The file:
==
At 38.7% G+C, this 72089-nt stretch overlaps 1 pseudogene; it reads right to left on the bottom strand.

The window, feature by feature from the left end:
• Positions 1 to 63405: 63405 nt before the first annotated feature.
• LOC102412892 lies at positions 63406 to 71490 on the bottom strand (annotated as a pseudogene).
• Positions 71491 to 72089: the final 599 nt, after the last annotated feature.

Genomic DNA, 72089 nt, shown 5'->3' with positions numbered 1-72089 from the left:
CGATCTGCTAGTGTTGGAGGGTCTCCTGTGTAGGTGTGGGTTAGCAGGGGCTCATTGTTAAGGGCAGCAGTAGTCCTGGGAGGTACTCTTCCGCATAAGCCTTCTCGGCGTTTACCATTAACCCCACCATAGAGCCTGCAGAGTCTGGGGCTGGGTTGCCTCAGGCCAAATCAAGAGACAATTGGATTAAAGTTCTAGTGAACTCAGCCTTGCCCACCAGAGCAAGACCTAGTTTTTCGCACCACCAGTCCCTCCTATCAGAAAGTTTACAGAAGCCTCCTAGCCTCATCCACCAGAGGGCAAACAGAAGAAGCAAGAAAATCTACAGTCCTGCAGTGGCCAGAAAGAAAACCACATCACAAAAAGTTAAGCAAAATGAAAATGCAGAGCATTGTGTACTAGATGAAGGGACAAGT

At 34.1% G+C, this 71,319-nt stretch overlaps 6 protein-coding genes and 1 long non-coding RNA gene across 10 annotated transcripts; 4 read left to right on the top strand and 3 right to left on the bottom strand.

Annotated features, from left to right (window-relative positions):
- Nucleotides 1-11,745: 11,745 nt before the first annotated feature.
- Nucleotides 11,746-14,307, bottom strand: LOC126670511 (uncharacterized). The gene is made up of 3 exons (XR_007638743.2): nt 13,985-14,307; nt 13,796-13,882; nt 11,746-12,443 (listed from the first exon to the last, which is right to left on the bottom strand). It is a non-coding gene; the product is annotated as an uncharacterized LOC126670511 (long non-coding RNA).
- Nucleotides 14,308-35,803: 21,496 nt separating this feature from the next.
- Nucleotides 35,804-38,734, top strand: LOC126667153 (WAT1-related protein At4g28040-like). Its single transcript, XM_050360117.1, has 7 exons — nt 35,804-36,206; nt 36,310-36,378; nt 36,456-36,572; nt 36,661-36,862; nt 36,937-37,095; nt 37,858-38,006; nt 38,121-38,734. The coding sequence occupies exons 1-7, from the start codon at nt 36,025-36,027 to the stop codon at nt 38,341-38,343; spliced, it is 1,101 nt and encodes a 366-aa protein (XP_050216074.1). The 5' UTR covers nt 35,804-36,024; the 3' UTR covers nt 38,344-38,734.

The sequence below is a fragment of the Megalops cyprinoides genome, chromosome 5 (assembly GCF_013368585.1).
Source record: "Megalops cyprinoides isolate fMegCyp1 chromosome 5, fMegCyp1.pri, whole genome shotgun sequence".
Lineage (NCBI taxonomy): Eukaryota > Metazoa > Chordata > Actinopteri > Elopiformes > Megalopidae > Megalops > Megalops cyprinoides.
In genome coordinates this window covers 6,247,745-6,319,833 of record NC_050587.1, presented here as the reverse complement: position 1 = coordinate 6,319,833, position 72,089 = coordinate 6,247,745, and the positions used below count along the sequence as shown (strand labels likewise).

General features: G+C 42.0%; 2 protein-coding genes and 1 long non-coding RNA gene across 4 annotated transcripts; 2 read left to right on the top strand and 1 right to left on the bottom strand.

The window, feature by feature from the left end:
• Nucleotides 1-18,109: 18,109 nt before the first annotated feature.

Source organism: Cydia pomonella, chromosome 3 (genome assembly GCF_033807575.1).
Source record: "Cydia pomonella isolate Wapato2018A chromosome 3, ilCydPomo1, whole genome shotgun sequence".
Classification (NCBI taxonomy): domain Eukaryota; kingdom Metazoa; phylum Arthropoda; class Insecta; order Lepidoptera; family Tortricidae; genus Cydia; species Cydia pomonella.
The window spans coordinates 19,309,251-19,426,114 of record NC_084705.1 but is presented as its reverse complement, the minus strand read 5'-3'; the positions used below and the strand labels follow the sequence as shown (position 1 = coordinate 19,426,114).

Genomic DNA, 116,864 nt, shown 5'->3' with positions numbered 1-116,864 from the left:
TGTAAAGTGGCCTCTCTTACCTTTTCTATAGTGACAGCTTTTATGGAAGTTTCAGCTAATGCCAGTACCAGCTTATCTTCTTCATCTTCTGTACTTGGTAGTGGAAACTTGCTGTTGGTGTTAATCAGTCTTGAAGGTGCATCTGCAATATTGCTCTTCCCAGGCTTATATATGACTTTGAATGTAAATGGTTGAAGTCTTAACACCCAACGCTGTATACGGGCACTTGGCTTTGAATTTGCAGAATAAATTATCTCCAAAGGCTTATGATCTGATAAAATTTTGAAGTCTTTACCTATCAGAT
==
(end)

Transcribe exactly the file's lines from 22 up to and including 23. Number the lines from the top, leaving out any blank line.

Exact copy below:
Source record: "Cydia pomonella isolate Wapato2018A chromosome 3, ilCydPomo1, whole genome shotgun sequence".
Classification (NCBI taxonomy): domain Eukaryota; kingdom Metazoa; phylum Arthropoda; class Insecta; order Lepidoptera; family Tortricidae; genus Cydia; species Cydia pomonella.